Jackie Huba

Q&A with authors of Mastering the New Media Landscape: Embrace the Micromedia Mindset

MasterNewMediaLandscape Barbara Cave Henricks and Rusty Shelton are long time PR pros. Barbara is president of Cave Henricks Communications. She has spearheaded campaigns for some of the biggest names in business today including Jack Welch, Tom Rath, Ram Charan, Larry Bossidy, Maria Bartiromo, and Marcus Buckingham.  Rusty is the CEO of Shelton Interactive, he leads one of the country’s fastest-growing digital marketing and PR agencies. I spoke with them recently about their brand new book, Mastering the New Media Landscape: Embrace the Micromedia Mindset.

Q. What prompted you to write this new book?

 A. The dramatic shift in the way media is created and consumed cried out for new definitions and new strategies. We wanted to move the discussion away from traditional versus social media and take a broader, more holistic view—examining earned, owned and rented media and considering how each category affects another. This comprehensive view allows anyone with a message to share to be more effective when communicating. It’s a different media world, and it calls for a different set of tools and methods to use it effectively and create value.

Q. What is micromedia?

A. Micromedia is a broad term for a new breed of media created by companies, brands and individuals and housed on an online channel in public view. Literally anyone with access to a smartphone or computer and an Internet connection has the ability to become a content provider. From personal blogs to corporate sites that invite fans to contribute, micromedia outlets are gaining significance as they grow large audiences and begin to sway public opinion. They represent a new way for messages to be spread without the control of traditional media gatekeepers.

Q. How has micromedia changed the way the public perceives brands?

 A. When used correctly, micromedia enables brands to tell their own story, to reach their audience in new, appealing ways that feel authentic to their core messages, and to create a thriving community of followers and friends. Coca-Cola, for instance, has harnessed the power of micromedia by encouraging fans to share their “Coca-Cola Journey” via selfies that feature the product. BMW has taken another terrific approach, connecting its community of proud Mini Cooper owners in the Mini Owners’ Lounge, much like Harley-Davidson did years ago with HOG (Harley Owners Group).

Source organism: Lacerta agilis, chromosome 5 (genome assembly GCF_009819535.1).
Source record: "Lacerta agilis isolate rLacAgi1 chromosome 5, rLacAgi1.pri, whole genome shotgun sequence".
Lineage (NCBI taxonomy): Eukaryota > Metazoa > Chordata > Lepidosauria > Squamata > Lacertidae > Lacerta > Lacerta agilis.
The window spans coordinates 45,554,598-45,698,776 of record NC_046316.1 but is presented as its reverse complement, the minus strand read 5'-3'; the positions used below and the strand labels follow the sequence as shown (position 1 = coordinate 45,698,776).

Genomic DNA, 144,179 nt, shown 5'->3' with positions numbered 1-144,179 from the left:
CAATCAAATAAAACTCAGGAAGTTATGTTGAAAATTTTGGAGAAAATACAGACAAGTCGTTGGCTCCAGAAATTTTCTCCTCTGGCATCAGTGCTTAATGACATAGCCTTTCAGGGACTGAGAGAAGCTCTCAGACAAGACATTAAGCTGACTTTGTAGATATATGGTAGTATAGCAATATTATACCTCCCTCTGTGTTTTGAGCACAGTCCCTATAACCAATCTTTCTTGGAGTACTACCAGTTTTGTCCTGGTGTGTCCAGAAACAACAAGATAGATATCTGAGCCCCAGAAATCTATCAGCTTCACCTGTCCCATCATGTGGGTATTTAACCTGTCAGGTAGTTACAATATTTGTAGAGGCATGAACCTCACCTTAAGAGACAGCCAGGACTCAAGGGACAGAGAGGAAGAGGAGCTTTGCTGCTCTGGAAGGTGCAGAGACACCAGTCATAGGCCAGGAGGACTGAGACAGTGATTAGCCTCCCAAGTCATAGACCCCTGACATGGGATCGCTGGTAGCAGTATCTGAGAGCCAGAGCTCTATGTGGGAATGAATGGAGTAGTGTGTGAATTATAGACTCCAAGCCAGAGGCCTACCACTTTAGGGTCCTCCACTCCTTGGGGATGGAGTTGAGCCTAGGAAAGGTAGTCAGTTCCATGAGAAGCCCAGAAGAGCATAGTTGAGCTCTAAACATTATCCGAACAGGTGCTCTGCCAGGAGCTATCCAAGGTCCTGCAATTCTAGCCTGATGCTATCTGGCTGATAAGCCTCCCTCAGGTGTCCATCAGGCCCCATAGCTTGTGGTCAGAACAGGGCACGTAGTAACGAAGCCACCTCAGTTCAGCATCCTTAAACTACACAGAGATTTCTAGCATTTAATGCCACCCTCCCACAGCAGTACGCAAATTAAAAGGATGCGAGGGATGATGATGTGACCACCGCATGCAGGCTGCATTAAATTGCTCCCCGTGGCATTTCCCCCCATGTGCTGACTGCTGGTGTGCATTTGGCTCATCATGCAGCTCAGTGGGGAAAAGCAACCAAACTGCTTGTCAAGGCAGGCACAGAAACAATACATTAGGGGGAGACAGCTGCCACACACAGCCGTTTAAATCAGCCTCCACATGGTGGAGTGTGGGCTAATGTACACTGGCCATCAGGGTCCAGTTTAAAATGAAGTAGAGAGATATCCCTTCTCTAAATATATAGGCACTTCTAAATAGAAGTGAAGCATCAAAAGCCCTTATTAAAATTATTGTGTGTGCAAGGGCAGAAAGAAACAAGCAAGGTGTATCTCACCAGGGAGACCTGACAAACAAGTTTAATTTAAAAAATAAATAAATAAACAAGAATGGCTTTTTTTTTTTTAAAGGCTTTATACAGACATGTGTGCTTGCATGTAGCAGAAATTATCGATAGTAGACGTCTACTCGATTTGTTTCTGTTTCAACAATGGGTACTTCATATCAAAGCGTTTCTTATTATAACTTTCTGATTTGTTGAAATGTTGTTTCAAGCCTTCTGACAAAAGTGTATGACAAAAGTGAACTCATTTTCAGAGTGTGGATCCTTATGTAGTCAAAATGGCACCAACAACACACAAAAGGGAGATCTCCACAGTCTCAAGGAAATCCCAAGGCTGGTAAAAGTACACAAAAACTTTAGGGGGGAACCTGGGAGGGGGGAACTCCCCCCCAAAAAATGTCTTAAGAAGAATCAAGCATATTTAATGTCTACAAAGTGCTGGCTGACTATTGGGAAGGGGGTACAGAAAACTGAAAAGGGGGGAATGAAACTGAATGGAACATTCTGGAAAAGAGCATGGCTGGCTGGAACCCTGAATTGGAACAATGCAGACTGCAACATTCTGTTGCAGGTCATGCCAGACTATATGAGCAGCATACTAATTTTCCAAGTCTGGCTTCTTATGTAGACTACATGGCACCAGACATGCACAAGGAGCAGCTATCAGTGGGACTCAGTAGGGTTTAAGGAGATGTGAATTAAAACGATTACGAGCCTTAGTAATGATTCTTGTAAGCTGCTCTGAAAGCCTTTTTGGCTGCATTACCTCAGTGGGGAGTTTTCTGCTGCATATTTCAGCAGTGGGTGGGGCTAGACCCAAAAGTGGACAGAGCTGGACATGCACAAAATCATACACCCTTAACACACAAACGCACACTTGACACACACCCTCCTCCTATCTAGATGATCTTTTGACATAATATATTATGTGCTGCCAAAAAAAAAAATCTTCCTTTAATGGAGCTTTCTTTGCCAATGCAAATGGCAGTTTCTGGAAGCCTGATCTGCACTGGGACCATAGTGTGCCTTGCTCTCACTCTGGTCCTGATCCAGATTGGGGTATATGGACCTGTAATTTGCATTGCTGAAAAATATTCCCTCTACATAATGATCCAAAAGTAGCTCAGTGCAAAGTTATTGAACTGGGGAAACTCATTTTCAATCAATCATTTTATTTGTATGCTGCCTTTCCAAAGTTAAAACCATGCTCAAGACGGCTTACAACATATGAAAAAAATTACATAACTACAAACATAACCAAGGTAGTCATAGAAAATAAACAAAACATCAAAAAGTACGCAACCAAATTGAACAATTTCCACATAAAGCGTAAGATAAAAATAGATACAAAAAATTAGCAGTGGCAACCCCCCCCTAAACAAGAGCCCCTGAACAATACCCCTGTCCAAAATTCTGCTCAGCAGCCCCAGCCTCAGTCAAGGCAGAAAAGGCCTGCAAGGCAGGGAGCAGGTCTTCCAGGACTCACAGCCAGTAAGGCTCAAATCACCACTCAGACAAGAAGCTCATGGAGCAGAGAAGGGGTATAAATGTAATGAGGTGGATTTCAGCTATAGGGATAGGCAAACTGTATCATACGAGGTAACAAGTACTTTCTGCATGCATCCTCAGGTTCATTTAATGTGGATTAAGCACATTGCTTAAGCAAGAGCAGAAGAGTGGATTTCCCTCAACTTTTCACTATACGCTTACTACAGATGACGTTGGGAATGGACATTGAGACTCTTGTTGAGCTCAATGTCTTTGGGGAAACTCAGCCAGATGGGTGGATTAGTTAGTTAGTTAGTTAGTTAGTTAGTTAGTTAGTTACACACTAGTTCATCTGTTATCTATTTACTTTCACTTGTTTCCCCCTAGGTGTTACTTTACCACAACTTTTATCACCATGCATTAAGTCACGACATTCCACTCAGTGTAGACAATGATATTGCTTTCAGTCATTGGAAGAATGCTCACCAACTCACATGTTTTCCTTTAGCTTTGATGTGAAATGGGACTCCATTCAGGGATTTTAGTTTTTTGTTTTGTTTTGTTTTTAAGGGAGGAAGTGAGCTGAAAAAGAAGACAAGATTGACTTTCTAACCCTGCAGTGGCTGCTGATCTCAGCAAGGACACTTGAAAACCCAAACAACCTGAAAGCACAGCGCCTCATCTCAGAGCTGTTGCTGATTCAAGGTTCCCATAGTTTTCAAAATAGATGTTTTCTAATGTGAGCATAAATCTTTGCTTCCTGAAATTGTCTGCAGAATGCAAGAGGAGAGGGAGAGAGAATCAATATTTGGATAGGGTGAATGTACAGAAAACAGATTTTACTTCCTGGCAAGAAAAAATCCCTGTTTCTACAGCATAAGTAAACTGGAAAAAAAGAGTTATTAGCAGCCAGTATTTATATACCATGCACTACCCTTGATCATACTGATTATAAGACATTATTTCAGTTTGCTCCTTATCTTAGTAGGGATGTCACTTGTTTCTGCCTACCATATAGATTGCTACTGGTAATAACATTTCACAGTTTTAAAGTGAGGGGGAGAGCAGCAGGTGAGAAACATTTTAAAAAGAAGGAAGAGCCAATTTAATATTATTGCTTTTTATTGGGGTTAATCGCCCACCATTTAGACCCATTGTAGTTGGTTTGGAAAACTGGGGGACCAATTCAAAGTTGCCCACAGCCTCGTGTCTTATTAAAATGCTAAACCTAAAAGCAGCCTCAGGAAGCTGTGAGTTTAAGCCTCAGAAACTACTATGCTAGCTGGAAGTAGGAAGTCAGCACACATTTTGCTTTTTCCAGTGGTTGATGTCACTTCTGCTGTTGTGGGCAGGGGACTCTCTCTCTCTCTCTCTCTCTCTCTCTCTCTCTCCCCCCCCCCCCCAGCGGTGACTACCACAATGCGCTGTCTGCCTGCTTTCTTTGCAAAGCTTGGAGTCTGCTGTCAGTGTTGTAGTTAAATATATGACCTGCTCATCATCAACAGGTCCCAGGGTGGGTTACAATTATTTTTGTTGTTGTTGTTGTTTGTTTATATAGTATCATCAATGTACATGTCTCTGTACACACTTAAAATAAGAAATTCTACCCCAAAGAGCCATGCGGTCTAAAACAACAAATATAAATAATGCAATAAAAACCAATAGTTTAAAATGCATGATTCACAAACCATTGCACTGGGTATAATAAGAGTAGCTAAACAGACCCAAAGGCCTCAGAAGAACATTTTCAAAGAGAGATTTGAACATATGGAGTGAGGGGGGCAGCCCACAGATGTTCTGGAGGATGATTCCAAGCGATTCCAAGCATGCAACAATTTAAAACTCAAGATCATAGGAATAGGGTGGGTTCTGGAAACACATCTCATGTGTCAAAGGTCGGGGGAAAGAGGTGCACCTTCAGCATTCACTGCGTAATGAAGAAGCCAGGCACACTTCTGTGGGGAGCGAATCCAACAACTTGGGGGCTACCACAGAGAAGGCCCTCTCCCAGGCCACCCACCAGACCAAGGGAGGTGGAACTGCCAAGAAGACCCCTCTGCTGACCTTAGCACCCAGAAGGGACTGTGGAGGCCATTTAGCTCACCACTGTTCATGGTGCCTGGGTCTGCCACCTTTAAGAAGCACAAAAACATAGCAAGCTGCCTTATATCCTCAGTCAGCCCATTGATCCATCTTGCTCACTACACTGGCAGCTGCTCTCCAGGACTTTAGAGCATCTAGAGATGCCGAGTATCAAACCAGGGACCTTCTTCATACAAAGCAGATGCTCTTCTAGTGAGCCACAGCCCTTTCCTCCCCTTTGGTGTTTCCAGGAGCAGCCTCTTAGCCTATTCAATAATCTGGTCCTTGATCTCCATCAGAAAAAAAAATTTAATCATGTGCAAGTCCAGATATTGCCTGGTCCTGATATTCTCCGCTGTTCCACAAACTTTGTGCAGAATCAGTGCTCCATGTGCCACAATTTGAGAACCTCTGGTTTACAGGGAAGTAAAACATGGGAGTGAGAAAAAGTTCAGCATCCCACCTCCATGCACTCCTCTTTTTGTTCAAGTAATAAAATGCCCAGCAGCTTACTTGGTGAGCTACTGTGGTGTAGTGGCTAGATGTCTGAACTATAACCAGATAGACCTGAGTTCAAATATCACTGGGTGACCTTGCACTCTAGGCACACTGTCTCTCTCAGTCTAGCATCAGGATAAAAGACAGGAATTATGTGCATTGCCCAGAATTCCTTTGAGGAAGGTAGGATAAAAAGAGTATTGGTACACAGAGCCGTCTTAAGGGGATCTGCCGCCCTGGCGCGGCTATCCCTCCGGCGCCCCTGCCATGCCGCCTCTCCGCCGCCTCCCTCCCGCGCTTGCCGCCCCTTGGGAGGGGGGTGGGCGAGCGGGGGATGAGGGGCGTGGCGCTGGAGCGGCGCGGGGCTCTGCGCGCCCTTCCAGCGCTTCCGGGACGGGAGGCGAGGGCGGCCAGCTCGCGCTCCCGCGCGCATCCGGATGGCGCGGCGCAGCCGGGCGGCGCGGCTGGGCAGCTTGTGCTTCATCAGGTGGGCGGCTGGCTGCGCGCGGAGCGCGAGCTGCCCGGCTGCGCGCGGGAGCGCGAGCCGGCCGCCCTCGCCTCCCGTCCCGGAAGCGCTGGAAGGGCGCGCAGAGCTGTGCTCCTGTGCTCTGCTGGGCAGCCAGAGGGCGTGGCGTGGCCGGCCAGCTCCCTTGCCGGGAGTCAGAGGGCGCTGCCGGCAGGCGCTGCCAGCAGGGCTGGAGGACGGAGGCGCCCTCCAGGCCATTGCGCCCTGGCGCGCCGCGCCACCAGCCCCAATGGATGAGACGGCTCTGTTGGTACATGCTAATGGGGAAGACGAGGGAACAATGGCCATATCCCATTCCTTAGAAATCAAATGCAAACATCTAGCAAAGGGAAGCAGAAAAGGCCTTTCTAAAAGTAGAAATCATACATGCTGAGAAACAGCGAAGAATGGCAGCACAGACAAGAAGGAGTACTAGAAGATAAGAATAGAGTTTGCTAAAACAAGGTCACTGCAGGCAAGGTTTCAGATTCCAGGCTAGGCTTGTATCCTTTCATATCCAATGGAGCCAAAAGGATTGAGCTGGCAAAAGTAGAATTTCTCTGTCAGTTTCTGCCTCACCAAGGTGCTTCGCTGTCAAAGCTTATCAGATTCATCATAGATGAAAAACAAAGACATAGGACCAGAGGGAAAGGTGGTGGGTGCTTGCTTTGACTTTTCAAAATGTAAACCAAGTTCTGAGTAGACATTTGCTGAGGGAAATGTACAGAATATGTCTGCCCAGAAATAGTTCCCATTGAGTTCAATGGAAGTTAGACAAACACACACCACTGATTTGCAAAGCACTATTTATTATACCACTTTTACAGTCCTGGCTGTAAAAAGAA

But while micromedia can be used to build brands and create a positive public perception, it can also achieve the opposite when used as a “me-first” platform.

Q. How can people use micromedia to build a direct channel to their audience that they own and control?

 We are no longer operating in an era where organizations and individuals can rely on top-down messaging, advertising, or even those mythical silver bullet media hits in the earned space to build an owned audience. Instead, brands and individuals must think creatively about how to use opportunities in earned and rented media to pull an audience to their owned space.

One of the most effective ways to do this is through a call to action. At the end of an interview, post or byline, offer something of value on your owned real estate to draw the audience there. Whether it’s an online assessment or quiz, the chance to share a personal story or to receive a complementary offering, these calls should be used to turn the visitor into a customer or client. Be prepared to give away something of value in exchange for an email address which you can then use to continue communication.

Q. If readers took away only one thing from Mastering the New Media Landscape, what do you hope that would be?

A. Your online platform is very often your first impression. People are vetting you online if they are considering buying something from you. They are vetting you online if they are meeting you for coffee. And journalists are most definitely vetting you online. A joint study conducted by George Washington University and Cision, a media database company, shows that over half of all journalists look online as they report stories, with 89 percent combing through blogs, 65 percent going to social networking sites like LinkedIn and 52 percent searching Twitter.

Your personal brand is what Google says it is.

Be certain you are controlling that first impression.

Thanks Barbara and Rusty!

You can find out more about their new book at www.masteringthenewmedialandscape.com.

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